If you work in Higher Education, it is fairly plausible you have attended a conference (or considered doing so) in the past few weeks. It seems that “conference season” generally happens between the months of September and November. While there are a few outliers in April and others, a vast majority of sessions happen in this time period.
If your anything like me, conferences can be a bit overwhelming. An endless amount of ideas, and practices are shared. Some you hear and think “yes, we could absolutely mimic that on our campus!” Others seem a far cry of what is plausible considering the resources available. So much information can often paralyze us with indecision. Where do I start? How can I even try this?
When arriving to the conference and hearing the different ideas and fellow campus success stories, we get excited about where our team can go with retention, graduation and student success. Stories of how campuses have created and fostered growth, persistence and graduation rates are encouraging. We are re-charged and refocused, heading back to our perspective campuses ready to tackle the next student crisis with a renewed sense of purpose! The weeks that follow conferences are also met with the same road blocks, lack of budgets and students who just don’t seem to share our passion for their success.
I received great direction from a former Vice President of Student Services I once worked for. She simply said, at the end of each day and the conference in general, write down all your thoughts and everything you have learned. Make a list of 10 actionable items, reviewing the list a few times and narrowing that same list down to three initiatives. Once those three items have been identified, bring those items to me (or a supervisor) and we can develop a plan together in an effort to implement those on campus. This was huge. This did 2 things. Provided a plan of attack for the influx of information and prevented me from getting so overwhelmed and simply doing nothing at all!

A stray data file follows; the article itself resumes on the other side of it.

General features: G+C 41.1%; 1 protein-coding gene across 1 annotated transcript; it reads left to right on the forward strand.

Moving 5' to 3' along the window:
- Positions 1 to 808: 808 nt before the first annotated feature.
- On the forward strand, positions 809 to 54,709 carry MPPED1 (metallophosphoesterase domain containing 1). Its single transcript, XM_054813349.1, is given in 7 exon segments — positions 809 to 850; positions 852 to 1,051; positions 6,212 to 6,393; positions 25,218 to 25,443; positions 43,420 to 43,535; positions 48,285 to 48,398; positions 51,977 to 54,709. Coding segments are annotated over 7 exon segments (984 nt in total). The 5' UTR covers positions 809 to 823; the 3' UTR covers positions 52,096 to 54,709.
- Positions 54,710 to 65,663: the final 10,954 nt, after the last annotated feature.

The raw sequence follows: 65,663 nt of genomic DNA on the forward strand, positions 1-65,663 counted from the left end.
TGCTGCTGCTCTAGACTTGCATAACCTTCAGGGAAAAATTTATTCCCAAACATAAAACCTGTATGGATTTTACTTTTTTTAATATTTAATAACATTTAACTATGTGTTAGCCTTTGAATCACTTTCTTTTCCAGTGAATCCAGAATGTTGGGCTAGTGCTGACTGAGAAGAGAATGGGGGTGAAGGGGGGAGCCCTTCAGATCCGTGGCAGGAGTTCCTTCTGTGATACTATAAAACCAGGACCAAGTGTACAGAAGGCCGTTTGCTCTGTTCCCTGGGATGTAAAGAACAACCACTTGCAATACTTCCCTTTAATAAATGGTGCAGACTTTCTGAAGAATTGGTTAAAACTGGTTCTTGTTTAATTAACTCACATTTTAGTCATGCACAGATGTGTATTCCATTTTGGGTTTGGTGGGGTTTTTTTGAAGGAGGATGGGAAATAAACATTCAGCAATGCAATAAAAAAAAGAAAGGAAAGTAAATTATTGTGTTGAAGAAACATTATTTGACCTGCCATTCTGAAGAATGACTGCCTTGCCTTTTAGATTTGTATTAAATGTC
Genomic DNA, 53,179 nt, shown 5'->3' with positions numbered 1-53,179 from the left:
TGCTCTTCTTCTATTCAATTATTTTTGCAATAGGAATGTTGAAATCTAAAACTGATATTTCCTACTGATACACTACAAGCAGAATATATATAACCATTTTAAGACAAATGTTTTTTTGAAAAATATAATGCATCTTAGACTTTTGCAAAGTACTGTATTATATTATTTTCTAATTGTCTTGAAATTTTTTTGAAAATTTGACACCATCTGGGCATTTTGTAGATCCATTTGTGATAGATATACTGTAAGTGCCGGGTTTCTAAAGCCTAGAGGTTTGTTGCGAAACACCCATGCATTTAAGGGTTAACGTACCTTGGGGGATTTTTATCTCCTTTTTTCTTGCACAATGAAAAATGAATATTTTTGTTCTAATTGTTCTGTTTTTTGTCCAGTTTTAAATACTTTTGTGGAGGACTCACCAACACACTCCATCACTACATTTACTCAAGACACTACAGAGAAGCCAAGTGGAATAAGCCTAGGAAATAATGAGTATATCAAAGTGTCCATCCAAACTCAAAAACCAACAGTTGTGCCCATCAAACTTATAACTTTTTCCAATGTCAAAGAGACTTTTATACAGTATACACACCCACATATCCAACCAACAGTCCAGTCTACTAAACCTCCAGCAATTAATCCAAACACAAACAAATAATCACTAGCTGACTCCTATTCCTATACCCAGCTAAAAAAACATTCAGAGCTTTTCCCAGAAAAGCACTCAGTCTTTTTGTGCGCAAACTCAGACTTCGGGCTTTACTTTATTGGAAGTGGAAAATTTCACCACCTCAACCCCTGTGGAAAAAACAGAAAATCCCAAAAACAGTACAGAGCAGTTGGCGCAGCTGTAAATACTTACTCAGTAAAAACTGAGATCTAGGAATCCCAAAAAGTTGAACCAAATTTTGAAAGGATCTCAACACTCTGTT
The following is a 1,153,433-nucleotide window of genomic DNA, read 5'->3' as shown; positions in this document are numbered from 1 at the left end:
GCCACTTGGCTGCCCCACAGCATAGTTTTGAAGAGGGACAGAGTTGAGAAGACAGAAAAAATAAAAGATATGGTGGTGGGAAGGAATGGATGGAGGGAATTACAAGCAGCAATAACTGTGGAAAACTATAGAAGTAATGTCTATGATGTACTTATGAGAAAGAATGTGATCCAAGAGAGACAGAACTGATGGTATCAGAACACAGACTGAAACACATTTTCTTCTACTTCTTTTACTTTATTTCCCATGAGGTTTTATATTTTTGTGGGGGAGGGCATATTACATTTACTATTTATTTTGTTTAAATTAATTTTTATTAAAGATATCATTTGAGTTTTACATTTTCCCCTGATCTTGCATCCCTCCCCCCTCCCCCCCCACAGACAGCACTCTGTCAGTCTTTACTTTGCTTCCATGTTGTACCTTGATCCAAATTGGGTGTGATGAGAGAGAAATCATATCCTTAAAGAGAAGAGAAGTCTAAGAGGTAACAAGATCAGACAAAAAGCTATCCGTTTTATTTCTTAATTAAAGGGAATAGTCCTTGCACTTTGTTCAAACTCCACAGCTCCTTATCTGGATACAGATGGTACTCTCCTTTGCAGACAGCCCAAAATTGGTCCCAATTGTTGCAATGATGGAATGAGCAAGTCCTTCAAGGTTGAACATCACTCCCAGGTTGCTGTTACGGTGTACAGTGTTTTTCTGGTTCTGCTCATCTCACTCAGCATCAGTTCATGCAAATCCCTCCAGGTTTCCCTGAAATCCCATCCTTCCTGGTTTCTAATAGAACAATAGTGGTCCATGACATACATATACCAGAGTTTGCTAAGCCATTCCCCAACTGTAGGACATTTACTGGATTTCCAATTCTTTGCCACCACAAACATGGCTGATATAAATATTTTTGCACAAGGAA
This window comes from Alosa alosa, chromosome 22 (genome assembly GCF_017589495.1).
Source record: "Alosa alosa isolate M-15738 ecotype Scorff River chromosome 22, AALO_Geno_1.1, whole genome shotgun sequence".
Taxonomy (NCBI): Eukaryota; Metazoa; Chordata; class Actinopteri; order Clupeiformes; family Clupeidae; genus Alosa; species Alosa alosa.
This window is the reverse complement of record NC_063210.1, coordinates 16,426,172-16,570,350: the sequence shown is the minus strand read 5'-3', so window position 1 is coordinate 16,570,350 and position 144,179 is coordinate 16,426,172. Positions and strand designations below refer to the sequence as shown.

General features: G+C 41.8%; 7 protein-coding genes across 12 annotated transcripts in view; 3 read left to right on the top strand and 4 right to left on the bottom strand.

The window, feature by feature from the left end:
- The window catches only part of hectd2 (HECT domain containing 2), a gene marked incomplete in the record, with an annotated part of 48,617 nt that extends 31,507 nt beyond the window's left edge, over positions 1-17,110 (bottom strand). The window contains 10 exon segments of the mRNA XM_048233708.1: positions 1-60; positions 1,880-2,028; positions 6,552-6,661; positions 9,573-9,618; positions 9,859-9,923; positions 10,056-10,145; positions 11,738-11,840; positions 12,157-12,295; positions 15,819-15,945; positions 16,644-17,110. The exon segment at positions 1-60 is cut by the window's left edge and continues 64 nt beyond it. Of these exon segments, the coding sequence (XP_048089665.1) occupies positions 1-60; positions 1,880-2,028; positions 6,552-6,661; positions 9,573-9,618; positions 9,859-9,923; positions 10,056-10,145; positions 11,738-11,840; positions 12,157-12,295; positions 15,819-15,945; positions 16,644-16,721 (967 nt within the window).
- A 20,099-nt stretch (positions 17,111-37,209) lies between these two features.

This process is also true for the students that we serve. Its exciting to talk about graduation and career plans with students. They get excited too, thinking of all the possibilities ahead of them! However, this is quickly followed by all the work that goes into obtaining a degree or certification and that can be overwhelming.
Similar to the coaching my former Vice President gave to me, it’s critical we acknowledge our students go through this same process. Intrusively advising them through the work that is ahead and how to effectively plan and succeed is critical to their persistence. College and all that encompasses the process is exciting, yet overwhelming. However, if a student has a success coach, academic adviser or faculty member who is able to assist them in breaking down the process into manageable milestones, graduation will inherently follow. Accomplishing a test, class, term and year is a huge success in itself for many of our students. Let’s celebrate and appreciate those milestones and prevent them from feeling the overwhelming thought of the journey ahead.